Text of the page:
You're in France? What do you think Beaucerons were bred for? Another 1,000+ year old new technology.
My family grazed sheep, geese, light weight dairy calves and pasture pigs through our orchard depending on moisture, forage height, fruit drop, pruning status and fruit weight/limb drop status of the trees. A small espalier orchard with offset high tensile hot wires is perfect for maintaining with geese or lambs.
A great way to reduce bacterial disease and fungal disease by grazing off harborages found in windfall fruit and leaf drop.
Current electric fence technology and high trellis set ups in viticulture make it a breeze to graze vineyards as well as orchards.
This is an interesting one for me. I tried this a couple of times, and have to say, that without a hot wire or fencing to protect the main trunks, that the sheep I had at the time (Shetlands) thought that the bark on the trees was better than candy. Had some serious mitigation to do on all my fruit trees after that experiment and again when they escaped their corral and made it to the mini-orchard I planted in my yard. They didn't care if it was apples, pears or cherries - it was all candy to them. They did eat all the root suckers but that was as the same time they were trimming bark.
If I were to do it again, definitely protect the trees better. It is a good way to clean up the orchard and prevent some of the common orchard pests, but protection of the orchard for damage is the prime option.
Most breeds of sheep will bark trees however, there are are some breeds that have been developed specifically for this. The Shropshire is one that has traditionally been used in the UK for grazing orchards.
Yeah I guess there must be real differences in breed habits. I have Blackbellies, and they are very like a goat in eating lots of things I wouldn't think would be of interest. They will even stand up on their hind legs, like goats, to get at leafy branches overhead. Anything out there with them that I don't want munched must be stoutly fenced.....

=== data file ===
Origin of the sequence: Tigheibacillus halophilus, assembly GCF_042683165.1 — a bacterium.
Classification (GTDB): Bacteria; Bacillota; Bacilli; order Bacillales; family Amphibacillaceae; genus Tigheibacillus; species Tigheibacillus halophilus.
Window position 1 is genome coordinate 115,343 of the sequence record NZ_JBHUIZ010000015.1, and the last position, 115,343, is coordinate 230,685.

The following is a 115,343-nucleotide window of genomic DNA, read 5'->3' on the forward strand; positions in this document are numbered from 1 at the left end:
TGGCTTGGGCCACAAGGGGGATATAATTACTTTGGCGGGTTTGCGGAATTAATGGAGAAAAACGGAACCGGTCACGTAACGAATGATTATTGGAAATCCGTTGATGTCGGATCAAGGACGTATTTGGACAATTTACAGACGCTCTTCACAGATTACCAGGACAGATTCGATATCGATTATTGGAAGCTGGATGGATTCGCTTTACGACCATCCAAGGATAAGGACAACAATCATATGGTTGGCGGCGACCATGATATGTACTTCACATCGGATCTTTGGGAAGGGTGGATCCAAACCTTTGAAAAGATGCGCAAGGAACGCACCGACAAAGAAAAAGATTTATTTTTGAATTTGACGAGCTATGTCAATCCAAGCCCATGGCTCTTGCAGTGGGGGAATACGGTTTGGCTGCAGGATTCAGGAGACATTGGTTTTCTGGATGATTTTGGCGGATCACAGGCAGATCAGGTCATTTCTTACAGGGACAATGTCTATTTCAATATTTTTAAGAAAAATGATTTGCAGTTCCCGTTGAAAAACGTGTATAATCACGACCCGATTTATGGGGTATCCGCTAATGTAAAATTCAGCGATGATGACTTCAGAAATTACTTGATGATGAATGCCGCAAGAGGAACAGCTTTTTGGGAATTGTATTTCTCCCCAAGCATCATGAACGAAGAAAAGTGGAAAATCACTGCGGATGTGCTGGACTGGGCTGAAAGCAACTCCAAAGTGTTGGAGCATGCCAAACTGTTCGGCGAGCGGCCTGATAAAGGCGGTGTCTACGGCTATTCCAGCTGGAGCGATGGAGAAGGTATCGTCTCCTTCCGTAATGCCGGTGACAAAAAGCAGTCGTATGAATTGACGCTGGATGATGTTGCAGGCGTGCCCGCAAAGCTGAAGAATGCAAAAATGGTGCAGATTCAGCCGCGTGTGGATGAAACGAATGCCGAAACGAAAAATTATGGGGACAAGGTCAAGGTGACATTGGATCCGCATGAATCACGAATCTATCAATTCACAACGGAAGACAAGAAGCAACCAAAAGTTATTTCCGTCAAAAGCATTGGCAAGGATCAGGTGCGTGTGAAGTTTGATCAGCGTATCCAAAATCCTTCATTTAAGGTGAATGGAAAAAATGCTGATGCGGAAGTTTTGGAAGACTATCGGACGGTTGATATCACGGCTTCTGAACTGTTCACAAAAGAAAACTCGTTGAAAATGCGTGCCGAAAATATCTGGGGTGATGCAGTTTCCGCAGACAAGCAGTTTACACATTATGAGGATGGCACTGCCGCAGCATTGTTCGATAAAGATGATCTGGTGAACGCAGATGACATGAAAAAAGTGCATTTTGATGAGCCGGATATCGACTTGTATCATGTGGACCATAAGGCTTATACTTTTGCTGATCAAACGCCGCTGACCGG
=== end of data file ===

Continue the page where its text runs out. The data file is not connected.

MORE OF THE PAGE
posted 4 years ago
With low cost poly wire, step in or poly t-posts or other self insulated posts, a really good fencer and a little bit of work it is very easy to protect trees.
For a micro level, someone with less than 20 trees, I cut the top and bottom off of a plastic 55 gallon drum, split it down the side, attach woven wire fencing around it so it extends beyond the top a foot or so and is above the bottom 12-16", with the seam at the same place as the barrel cut, place this around the tree trunk, use some self tappers to screw it together after wrapping around the tree(leaving lots of space reconnecting at almost full barrel diameter) making sure not to touch tree tissue with the metal fence material, use a poly stake to fasten it so it doesn't tip over, and run a single poly line from the fence charger and connected to the top wire of the woven wire of each tree guard. A few intermittent poly posts or t-posts with a pvc pipe insulator slid over it to guide the wire through the trees and keep it above sheep height makes it easy to protect a small orchard. I often drill a set of holes an 1" below the end of a 10' stick of pvc pipe, slide the poly wire through it, and the slip the pvc pipe over top of a 4' t post that is slightly smaller than the inside diameter of the pvc pipe making a 10' tall "power pole".
The video above highlights tending grazing. Those sheep are eating windfall apples and fall flush cool season grasses and legumes that are high quality and darned palatable. Sheep are flash grazed for 3 hours, removed to a holding pen, flash grazed for 3 hours, and then night penned elsewhere. They are not left to their own all day, or placed there when trees are more palatable than the forage around them.
If rotating through pasture during periods of heavy sap flow, heavy fruiting with low hanging limbs, or during times of poor forage quality will lead to tree damage if trees are not protected with poly wire, electronet, etc. There are orchardists and viticulturalists running sheep through very large, very expensive conventional orchards and vineyards. Proper timing, pruning, trellising and fence management are key to success.
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